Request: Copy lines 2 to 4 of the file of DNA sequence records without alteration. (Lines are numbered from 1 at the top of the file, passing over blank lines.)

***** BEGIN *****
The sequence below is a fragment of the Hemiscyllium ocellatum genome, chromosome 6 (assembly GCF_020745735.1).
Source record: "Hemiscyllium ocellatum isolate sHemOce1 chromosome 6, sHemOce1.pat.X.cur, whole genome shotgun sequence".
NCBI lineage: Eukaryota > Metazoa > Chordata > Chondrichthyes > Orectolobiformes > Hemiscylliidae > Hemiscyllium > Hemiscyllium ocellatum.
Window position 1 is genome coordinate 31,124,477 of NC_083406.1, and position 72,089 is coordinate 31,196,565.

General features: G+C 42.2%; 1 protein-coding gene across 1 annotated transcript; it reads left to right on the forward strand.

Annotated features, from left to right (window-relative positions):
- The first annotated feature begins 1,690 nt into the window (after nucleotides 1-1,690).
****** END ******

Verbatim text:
Source record: "Hemiscyllium ocellatum isolate sHemOce1 chromosome 6, sHemOce1.pat.X.cur, whole genome shotgun sequence".
NCBI lineage: Eukaryota > Metazoa > Chordata > Chondrichthyes > Orectolobiformes > Hemiscylliidae > Hemiscyllium > Hemiscyllium ocellatum.
Window position 1 is genome coordinate 31,124,477 of NC_083406.1, and position 72,089 is coordinate 31,196,565.